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Meta Terminating Midtown South Office Lease Amid Cost-Cutting Push

Meta Terminating Midtown South Office Lease Amid Cost-Cutting Push

Meta Platforms Inc.'s sweeping plans to reorganize teams and decrease headcount will also include scaling down operations in New York City, according to Bloomberg, citing people familiar with the matter. 

Last week, CEO Mark Zuckerberg gave a gloomy outlook on the economy and the need to implement a hiring freeze and restructure employee teams in the latest effort to trim costs. 

"For the first 18 years of the company, we basically grew quickly basically every year, and then more recently our revenue has been flat to slightly down for the first time," Zuckerberg told staff Thursday.

"I had hoped the economy would have more clearly stabilized by now, but from what we're seeing it doesn't yet seem like it has, so we want to plan somewhat conservatively," he added.

Now we're getting an indication that cost-cutting doesn't stop with labor but also it's the overall corporate footprint. The social media giant is exercising an option to terminate its lease at 225 Park Ave. South in Manhattan, where it occupied more than 200,000 square feet.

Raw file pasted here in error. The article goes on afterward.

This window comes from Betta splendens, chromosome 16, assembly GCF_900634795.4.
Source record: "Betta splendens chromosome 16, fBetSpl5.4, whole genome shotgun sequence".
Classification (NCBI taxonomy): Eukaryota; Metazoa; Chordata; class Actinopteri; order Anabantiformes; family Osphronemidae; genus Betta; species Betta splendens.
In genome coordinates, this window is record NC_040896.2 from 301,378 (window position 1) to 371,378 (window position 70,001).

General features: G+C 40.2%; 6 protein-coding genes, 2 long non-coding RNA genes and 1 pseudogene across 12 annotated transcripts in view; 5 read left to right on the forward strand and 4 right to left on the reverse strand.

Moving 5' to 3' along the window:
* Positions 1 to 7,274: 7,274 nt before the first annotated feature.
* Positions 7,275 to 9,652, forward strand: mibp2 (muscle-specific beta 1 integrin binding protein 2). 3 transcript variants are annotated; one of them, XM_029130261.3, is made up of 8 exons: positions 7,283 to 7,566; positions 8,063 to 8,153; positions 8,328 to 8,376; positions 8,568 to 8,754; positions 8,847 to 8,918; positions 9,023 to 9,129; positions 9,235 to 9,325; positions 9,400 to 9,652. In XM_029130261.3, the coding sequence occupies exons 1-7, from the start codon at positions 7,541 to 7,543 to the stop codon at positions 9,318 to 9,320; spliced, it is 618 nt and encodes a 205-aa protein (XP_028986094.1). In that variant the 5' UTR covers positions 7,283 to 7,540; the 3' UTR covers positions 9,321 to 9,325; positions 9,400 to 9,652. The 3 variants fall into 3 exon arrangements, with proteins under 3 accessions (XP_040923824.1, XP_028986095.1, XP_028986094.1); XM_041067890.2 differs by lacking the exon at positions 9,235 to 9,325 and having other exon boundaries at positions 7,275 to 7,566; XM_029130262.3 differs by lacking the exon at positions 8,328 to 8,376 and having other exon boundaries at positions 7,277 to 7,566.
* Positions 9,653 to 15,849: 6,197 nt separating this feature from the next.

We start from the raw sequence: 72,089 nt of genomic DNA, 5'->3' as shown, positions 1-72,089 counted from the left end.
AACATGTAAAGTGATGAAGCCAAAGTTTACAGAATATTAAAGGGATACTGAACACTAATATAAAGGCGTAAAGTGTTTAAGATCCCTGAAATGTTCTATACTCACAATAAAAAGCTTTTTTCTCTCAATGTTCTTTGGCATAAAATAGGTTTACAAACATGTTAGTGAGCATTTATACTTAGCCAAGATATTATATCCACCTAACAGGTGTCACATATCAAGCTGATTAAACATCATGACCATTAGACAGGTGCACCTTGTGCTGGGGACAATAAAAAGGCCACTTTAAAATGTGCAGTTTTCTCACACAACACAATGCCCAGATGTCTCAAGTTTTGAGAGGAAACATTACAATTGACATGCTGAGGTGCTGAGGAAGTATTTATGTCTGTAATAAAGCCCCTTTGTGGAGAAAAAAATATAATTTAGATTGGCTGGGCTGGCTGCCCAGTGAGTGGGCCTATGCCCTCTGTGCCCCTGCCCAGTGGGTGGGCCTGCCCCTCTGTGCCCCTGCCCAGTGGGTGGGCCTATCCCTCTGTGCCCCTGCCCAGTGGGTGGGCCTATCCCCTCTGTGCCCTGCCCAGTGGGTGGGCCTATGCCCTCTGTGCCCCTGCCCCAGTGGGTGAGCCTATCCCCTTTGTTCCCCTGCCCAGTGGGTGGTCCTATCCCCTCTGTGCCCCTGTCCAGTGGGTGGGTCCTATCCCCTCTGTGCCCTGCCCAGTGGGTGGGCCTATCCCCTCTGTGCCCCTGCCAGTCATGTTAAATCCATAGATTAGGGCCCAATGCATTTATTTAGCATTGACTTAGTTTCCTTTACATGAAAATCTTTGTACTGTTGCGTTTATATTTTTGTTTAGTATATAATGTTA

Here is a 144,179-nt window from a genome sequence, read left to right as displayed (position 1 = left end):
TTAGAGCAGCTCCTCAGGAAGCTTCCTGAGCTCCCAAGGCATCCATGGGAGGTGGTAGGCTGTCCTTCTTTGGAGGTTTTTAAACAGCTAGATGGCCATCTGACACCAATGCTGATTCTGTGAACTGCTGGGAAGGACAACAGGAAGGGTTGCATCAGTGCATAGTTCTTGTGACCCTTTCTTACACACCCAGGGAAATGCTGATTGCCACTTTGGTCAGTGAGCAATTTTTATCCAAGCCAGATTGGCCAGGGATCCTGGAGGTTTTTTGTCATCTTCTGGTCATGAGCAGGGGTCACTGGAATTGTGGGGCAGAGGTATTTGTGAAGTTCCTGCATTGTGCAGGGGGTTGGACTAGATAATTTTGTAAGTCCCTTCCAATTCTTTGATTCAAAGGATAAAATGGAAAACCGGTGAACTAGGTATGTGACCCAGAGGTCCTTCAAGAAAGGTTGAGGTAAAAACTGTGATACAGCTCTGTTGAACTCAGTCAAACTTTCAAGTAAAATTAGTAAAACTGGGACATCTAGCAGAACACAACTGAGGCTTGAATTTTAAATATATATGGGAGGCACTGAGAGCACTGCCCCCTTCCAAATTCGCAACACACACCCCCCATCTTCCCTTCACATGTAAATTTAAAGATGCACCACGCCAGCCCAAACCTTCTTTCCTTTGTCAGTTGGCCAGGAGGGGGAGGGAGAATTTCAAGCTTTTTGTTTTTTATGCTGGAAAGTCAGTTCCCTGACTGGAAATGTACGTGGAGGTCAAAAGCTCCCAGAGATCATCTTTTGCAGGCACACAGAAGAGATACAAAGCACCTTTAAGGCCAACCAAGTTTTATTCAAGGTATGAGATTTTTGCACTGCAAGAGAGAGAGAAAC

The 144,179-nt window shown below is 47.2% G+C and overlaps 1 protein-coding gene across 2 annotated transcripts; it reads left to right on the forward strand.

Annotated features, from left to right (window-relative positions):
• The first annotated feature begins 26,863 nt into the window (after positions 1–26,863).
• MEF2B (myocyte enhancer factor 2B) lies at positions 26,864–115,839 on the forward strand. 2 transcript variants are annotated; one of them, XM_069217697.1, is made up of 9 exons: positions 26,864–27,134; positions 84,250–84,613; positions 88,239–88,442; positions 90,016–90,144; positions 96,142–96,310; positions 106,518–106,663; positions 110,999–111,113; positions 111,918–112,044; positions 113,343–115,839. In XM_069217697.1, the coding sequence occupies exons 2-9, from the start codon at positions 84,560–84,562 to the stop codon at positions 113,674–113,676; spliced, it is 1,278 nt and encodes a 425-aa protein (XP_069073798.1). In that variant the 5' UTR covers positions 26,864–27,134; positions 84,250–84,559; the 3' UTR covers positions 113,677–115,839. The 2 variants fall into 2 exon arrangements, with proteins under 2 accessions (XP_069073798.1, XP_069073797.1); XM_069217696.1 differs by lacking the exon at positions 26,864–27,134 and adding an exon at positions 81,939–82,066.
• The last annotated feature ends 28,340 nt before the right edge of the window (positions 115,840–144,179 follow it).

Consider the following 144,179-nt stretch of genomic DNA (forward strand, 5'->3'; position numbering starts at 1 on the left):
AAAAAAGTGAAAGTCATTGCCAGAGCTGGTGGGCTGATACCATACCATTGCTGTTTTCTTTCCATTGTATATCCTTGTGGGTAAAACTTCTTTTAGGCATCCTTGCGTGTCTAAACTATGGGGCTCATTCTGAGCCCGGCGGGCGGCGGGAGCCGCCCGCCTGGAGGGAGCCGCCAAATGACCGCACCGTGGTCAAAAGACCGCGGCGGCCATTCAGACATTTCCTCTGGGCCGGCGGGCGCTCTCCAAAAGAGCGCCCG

"Two twenty-five Park Avenue South has served as a great bridge space to get us to our new offices at Hudson Yards and Farley.

"We are working to ensure we're making focused, balanced investments to support our most strategic long-term priorities," Meta spokesperson Jamila Reeves told Bloomberg in an email. 

Facebook first leased 225 Park Ave. South in 2016. The terms of the deal aren't public, but if it were a 10-year lease (standard in the industry), then this would mean Facebook ditched one of its earlier Manhattan office spaces with four years left. 

"While Facebook has exponentially grown its real estate footprint in the past several years, it's recently been pulling back. This summer, it backed out of a 300,000-square-foot expansion at Vornado Realty Trust's 770 Broadway and also paused plans to build out its Hudson Yards space," The Real Deal said. 

Further cost-cutting is Meta's starkest admission that advertising revenue growth stalled. Meta's shares are down a whopping 64% from the September 2021 peak of $378 per share to $138. There have been many dead cat bounces since the peak... 

... and this is only going to make the office space glut even worse in the metro area. 

Zuckerberg is making a risky bet on the metaverse, an effort, if it doesn't pan out, could suggest Facebook suffers the same fate that MySpace did as other social media platforms, such as TikTok, dominate. 

Tyler Durden
Tue, 10/04/2022 - 14:08